“I felt desperate - I just wanted a way out.”
What happens in the moments before a suicide attempt? Whatever the driving reasons may be, something happens in the brain causing a kind of “tunnel vision”. This is called cognitive constriction. Cognitive constriction is a kind of rationale narrowing effect that happens inside the brain, where it’s difficult, or impossible, to see beyond the circumstances. When there doesn’t appear to be a way out of the current crisis. This distortion in the mind is not permanent, but often people cannot see any alternatives to suicide. This is a sensation that is often triggered by immediate stressors, or deep wounding that one cannot find language to explain. It is one of the most difficult sensations to cope with.
“Ending it seemed like the only way to make the pain stop.”
This is the main reason why it is essential to have a safety plan. If you turn to your safety plan in times of crisis, the rational thinking is being done for you - you have already put a deliberate process into place. This process may include reminders, contacts to call and activities to calm you down and distract you, allowing your thought process to become more rational.
The message is simple: If you can stop and think, the moment may pass.
The Better Stop Suicide app is a safety plan you can carry in your pocket and access any time suicidal thoughts arise. It is designed to halt cognitive constriction and distract with reminders and activities allowing for a more rational thought process. You are encouraged to record a message to yourself to help bring you out of dark moments. It provides emergency contact numbers for help and support, tasks and checklists designed to make you feel better and restore clarity of thought. All methods proven to prevent suicide and help with depression. The app has already saved lives and been downloaded over 1,000 times in a matter of days!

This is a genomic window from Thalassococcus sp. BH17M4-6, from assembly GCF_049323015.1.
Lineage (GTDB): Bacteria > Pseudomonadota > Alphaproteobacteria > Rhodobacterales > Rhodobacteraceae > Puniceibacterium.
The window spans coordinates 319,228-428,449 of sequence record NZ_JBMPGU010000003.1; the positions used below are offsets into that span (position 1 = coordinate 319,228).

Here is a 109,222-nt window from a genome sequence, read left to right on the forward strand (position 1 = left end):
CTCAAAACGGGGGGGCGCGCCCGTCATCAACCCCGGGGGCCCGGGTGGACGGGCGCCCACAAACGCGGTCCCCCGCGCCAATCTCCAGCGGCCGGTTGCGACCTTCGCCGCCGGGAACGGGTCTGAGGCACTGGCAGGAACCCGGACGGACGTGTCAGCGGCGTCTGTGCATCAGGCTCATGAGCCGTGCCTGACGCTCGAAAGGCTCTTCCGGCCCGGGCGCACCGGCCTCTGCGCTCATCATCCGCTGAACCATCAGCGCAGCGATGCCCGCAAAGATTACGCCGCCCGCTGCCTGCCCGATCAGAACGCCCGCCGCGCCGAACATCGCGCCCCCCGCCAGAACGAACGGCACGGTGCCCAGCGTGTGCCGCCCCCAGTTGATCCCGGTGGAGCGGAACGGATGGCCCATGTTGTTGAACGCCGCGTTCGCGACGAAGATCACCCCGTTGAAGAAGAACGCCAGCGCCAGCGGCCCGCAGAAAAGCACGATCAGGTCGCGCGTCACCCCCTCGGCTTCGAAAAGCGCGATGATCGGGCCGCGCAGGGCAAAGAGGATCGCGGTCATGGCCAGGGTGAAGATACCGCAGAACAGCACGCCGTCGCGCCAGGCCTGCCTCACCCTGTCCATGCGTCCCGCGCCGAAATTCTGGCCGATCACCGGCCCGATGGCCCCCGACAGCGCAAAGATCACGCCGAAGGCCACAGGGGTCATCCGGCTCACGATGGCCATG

“I'm so grateful for this app. When I was really down it helped me that it was just there at the right moment," said one recent user.
Many sufferers find that thoughts of suicide stay with them almost constantly. There is help, and as the stigma of suicide and mental health lifts, discussion about suicide is becoming more commonplace. It’s ok to not be ok. There are methods to manage suicidal thoughts and to calm the mind and let logical thought take over.
“I still struggle with suicidal thoughts. The difference now is that I have better coping skills, I have an amazing support system, and I know how to ask for help when I need it.”